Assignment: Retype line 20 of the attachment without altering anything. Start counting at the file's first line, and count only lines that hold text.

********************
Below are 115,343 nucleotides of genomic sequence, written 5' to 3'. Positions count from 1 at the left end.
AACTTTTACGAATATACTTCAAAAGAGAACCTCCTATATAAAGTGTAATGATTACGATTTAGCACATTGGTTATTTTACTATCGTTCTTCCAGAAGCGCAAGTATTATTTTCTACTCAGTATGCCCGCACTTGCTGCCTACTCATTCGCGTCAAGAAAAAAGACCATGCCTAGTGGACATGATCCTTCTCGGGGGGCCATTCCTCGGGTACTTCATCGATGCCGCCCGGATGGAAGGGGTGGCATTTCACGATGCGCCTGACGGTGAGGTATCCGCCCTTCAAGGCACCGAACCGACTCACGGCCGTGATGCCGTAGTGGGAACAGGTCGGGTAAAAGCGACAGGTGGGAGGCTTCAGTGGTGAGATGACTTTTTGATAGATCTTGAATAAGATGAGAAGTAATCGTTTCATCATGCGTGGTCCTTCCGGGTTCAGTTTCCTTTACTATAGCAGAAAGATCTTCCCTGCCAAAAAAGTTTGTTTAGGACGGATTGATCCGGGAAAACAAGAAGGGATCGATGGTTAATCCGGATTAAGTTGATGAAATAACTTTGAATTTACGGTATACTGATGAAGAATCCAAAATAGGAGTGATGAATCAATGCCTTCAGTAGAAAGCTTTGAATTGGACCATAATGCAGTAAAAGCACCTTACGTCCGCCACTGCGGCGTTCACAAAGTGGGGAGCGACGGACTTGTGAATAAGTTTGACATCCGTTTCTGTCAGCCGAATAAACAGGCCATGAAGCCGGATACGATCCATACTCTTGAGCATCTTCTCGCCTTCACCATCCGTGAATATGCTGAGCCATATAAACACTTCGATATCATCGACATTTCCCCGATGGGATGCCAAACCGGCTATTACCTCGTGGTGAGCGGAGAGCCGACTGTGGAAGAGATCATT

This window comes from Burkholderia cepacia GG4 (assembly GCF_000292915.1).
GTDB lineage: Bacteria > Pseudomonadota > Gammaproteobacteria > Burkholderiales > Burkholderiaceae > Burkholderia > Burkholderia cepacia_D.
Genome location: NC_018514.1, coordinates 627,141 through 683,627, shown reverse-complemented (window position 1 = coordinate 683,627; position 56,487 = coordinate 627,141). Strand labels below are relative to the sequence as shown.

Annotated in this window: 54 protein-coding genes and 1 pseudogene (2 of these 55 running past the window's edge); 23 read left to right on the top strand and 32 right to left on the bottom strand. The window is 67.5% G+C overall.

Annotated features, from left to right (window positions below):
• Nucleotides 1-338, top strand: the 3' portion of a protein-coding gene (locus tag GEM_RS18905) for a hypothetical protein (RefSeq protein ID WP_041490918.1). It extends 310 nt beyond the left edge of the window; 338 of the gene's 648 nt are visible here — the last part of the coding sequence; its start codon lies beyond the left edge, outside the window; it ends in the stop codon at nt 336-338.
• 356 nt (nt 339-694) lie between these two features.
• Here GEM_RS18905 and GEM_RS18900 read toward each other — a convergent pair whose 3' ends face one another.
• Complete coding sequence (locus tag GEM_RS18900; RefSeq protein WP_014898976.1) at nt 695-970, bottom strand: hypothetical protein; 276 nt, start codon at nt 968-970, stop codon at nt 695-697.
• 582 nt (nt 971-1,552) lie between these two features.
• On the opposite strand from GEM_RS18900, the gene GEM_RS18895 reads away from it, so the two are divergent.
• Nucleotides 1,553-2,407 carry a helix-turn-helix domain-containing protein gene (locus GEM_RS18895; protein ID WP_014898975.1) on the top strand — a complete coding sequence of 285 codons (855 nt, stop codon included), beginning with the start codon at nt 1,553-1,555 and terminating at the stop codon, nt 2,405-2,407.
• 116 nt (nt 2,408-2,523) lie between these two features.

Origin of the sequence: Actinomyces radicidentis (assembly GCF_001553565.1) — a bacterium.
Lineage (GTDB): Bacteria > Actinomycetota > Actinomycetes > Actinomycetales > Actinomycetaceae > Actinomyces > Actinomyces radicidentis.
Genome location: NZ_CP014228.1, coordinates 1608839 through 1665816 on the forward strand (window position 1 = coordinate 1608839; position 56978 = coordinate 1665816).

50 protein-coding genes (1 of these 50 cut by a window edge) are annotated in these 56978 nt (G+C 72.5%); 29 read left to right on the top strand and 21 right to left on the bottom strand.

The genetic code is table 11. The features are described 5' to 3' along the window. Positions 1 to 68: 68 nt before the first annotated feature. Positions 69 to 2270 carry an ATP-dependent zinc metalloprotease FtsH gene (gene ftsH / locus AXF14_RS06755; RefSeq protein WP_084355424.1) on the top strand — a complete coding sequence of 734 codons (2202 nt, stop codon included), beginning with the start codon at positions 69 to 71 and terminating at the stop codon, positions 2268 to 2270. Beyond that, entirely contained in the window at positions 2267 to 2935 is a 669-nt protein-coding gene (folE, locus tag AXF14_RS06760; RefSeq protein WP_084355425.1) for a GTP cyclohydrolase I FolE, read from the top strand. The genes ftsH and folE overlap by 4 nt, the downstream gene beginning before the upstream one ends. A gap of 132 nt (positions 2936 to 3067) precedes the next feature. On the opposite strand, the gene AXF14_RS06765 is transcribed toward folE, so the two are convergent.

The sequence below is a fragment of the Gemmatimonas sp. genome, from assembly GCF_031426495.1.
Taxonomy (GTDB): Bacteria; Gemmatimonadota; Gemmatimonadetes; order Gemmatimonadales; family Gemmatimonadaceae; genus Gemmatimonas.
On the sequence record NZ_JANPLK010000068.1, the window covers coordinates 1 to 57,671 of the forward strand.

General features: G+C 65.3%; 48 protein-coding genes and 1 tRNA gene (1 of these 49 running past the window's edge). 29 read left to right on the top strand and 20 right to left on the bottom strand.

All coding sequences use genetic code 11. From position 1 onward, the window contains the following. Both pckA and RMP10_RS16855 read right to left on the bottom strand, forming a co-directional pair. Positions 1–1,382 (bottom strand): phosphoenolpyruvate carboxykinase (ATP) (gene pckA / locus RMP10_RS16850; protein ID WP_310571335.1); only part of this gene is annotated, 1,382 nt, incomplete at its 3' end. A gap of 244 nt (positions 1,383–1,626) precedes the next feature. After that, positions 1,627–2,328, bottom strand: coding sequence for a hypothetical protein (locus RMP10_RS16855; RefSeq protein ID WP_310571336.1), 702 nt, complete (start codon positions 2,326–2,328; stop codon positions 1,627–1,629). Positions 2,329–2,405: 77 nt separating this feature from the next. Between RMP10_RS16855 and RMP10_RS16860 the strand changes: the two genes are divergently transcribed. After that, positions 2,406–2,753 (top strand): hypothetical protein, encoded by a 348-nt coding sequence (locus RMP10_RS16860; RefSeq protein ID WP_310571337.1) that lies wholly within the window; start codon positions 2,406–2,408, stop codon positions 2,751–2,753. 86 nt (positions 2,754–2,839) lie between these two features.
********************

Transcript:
The genetic code is table 11. The features are described 5' to 3' along the window. Positions 1 to 68: 68 nt before the first annotated feature. Positions 69 to 2270 carry an ATP-dependent zinc metalloprotease FtsH gene (gene ftsH / locus AXF14_RS06755; RefSeq protein WP_084355424.1) on the top strand — a complete coding sequence of 734 codons (2202 nt, stop codon included), beginning with the start codon at positions 69 to 71 and terminating at the stop codon, positions 2268 to 2270. Beyond that, entirely contained in the window at positions 2267 to 2935 is a 669-nt protein-coding gene (folE, locus tag AXF14_RS06760; RefSeq protein WP_084355425.1) for a GTP cyclohydrolase I FolE, read from the top strand. The genes ftsH and folE overlap by 4 nt, the downstream gene beginning before the upstream one ends. A gap of 132 nt (positions 2936 to 3067) precedes the next feature. On the opposite strand, the gene AXF14_RS06765 is transcribed toward folE, so the two are convergent.